The report actually describes its own findings as conservative, given that it’s difficult to accurately determine the cost of certain attacks (such as DDoS downtime or the web of associated losses due to a data breach). Companies also show great reluctance to self-report their incidents, so the two million total cyber attacks and the $45 billion in losses that this report settles on may actually be an underestimation of the current scope of cyber crime costs.

Perhaps the most eye-catching number in the entire report is that 95% of these attacks were determined to be preventable.

Modern cyber attack readiness

The 2019 global internet report incorporates a good deal of readiness advice aimed at dealing with the current cyber attack trends.

A good first point of attention is the security status of various Internet of Things (IoT) devices connected to the company network, as well as the security state of any databases that are connected to the internet. These are two cyber attack trends that criminals are continually scanning the entire internet for, and will be located by a threat actor eventually. There is an unfortunate general lack of security consciousness in the manufacture of IoT devices, so diligence when sourcing them is the main way to address this issue. Database breaches are most frequently the result of a security misconfiguration at the user end, something that needs to be continually reviewed as updates and patches are applied.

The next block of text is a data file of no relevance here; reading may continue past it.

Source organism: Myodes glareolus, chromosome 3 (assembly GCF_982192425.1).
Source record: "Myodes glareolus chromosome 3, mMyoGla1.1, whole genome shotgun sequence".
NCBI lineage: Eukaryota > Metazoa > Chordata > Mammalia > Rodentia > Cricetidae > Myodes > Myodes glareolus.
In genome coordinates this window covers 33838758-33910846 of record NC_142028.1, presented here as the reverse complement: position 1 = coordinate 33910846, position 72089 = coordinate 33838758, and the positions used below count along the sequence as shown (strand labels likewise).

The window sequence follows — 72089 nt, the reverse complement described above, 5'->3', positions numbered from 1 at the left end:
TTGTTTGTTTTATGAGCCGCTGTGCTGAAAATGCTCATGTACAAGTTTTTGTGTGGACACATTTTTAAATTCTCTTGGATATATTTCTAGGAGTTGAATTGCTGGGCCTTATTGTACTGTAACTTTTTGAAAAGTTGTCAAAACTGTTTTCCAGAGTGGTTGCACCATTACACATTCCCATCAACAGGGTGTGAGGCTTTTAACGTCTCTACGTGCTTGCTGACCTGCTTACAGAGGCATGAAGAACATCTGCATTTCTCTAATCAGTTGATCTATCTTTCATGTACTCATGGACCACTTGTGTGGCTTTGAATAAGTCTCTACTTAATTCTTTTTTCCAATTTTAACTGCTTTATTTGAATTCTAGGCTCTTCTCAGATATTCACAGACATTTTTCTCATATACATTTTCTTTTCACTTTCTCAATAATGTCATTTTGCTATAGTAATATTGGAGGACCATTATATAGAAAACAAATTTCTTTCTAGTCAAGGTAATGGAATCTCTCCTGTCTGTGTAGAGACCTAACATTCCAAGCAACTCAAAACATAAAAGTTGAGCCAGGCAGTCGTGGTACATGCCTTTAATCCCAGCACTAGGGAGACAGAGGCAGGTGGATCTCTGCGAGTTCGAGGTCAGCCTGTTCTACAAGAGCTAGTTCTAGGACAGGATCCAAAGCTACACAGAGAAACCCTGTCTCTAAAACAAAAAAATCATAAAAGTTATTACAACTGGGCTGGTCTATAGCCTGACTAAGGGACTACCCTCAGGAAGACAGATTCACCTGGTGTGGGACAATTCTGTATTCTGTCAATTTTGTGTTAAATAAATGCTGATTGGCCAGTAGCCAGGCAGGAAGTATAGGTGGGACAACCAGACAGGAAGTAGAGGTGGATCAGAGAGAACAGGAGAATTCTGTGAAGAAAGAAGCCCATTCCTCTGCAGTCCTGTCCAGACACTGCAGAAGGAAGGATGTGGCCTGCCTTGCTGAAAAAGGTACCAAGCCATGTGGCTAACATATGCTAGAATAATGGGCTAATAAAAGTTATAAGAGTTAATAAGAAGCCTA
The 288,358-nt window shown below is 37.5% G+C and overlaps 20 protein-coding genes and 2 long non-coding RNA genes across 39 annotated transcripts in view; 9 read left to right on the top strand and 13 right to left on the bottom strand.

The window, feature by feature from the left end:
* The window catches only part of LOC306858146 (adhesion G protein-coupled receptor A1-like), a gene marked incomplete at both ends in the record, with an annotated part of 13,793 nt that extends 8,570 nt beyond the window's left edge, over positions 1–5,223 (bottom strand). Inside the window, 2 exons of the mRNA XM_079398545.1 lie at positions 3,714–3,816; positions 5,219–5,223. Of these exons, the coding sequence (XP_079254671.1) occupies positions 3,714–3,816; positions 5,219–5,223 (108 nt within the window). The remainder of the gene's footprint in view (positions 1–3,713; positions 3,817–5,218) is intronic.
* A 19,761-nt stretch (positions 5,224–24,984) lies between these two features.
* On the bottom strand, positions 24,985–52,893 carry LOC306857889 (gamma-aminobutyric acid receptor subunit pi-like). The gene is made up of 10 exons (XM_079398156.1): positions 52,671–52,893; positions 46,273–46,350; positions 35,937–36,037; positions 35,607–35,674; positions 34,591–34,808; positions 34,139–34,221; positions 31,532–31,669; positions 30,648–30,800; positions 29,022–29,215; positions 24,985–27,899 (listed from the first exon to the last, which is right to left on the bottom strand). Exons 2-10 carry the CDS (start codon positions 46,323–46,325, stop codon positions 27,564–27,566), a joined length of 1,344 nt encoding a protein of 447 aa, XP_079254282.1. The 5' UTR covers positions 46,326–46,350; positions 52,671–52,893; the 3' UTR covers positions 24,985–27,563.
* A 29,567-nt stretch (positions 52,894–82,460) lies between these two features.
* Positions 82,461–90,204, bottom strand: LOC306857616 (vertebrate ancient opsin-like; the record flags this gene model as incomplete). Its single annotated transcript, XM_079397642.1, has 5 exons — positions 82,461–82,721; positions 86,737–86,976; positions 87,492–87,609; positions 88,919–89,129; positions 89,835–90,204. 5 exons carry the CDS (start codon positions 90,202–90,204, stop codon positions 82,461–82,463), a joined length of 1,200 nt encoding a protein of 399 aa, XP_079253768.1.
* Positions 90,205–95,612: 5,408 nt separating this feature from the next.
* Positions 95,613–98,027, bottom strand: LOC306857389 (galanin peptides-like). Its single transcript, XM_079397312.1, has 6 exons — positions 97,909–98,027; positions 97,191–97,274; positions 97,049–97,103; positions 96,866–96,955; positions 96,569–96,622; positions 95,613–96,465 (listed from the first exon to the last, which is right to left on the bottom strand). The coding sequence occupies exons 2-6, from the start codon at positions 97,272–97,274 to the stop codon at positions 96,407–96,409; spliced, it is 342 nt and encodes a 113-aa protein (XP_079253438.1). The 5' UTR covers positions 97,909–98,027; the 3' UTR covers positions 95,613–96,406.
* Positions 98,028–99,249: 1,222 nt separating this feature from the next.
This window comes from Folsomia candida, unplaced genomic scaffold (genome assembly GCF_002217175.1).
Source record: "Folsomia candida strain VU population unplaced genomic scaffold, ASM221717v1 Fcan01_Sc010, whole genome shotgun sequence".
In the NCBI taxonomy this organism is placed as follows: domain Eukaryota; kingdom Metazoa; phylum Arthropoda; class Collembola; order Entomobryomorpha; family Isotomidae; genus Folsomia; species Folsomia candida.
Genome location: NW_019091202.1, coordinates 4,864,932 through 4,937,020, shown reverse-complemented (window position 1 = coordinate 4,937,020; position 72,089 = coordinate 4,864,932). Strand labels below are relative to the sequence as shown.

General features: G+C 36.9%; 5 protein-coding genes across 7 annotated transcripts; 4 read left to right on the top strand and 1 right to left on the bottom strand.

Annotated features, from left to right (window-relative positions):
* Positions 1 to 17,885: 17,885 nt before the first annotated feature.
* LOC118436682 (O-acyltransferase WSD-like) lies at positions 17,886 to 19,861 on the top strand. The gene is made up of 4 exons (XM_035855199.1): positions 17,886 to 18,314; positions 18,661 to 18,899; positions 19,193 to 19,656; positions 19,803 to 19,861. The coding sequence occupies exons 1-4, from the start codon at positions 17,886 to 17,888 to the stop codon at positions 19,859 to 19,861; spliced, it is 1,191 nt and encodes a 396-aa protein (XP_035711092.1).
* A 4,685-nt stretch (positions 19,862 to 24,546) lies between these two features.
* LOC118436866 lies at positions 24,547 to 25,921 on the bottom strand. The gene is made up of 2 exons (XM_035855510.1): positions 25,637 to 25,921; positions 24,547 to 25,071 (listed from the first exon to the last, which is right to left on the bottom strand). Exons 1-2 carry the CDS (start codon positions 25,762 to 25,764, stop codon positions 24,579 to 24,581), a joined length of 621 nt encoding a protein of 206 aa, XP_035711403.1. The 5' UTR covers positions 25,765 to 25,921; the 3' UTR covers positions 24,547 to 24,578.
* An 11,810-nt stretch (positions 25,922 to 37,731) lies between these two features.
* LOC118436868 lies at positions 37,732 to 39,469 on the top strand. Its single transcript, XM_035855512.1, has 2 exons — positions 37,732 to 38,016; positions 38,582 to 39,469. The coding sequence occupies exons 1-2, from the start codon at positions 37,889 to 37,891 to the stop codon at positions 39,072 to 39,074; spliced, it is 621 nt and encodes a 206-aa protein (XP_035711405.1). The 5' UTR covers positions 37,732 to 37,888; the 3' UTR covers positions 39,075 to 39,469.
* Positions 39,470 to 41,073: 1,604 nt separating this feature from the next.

To address credential stuffing, OTA suggests regular monitoring of breached passwords and email accounts using sites like HaveIBeenPwned and Pwned Passwords. Organizational password policy should follow current best practices, and users should be required to change their password if their email winds up on a breach list. Credential stuffing can also be defeated by limiting the number of allowed login attempts before access is frozen, and implementing multi-factor authentication (MFA).

For supply chain attacks, OTA recommends a “zero trust” policy for any third parties (or their tools) that have access to the network. Access should always be limited to only the absolute necessities, and regular penetration testing can help to identify vulnerabilities before they can be exploited.

In terms of general readiness, the biggest thing the cyber attack trends study stresses is fostering a culture of collective responsibility that identifies and promotes security. Tested response plans are also critical for the various types of cyber incident breach trends, and both data management practices and employee training need to be regularly reviewed.

The rapid rise of cyber crime

In an independent report, McAfee put the total estimated cost of losses caused by cyber crime in 2018 at $600 billion, or nearly 1% of the world’s GDP. A significant factor in this growth is the lowering of technical barriers of entry to interested criminals; ready-made phishing, ransomware and cryptojacking kits can be purchased for a trivial price from underground sources.

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Regardless of the exact number, cyber crime is clearly lucrative and a major growth industry. The new reality of doing business online is keeping up with the criminals and securing against both established and emerging cyber attack trends.